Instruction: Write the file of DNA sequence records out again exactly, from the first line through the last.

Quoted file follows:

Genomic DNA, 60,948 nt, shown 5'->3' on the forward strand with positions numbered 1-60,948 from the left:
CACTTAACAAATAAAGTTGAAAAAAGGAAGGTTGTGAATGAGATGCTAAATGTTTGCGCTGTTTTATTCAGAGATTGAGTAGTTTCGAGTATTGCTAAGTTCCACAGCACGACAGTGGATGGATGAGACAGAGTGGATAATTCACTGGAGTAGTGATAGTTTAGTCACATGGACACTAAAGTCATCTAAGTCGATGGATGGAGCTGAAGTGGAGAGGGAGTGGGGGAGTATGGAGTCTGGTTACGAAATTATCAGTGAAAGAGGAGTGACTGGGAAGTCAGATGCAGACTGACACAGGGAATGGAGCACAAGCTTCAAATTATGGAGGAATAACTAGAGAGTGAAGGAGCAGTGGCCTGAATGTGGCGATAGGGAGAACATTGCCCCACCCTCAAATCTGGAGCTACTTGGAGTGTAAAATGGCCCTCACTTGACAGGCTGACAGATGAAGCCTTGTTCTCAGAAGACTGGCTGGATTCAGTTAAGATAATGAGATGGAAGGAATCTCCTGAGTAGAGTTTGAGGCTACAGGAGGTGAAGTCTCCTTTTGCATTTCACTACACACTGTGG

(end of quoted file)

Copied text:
Genomic DNA, 60,948 nt, shown 5'->3' on the forward strand with positions numbered 1-60,948 from the left:
CACTTAACAAATAAAGTTGAAAAAAGGAAGGTTGTGAATGAGATGCTAAATGTTTGCGCTGTTTTATTCAGAGATTGAGTAGTTTCGAGTATTGCTAAGTTCCACAGCACGACAGTGGATGGATGAGACAGAGTGGATAATTCACTGGAGTAGTGATAGTTTAGTCACATGGACACTAAAGTCATCTAAGTCGATGGATGGAGCTGAAGTGGAGAGGGAGTGGGGGAGTATGGAGTCTGGTTACGAAATTATCAGTGAAAGAGGAGTGACTGGGAAGTCAGATGCAGACTGACACAGGGAATGGAGCACAAGCTTCAAATTATGGAGGAATAACTAGAGAGTGAAGGAGCAGTGGCCTGAATGTGGCGATAGGGAGAACATTGCCCCACCCTCAAATCTGGAGCTACTTGGAGTGTAAAATGGCCCTCACTTGACAGGCTGACAGATGAAGCCTTGTTCTCAGAAGACTGGCTGGATTCAGTTAAGATAATGAGATGGAAGGAATCTCCTGAGTAGAGTTTGAGGCTACAGGAGGTGAAGTCTCCTTTTGCATTTCACTACACACTGTGG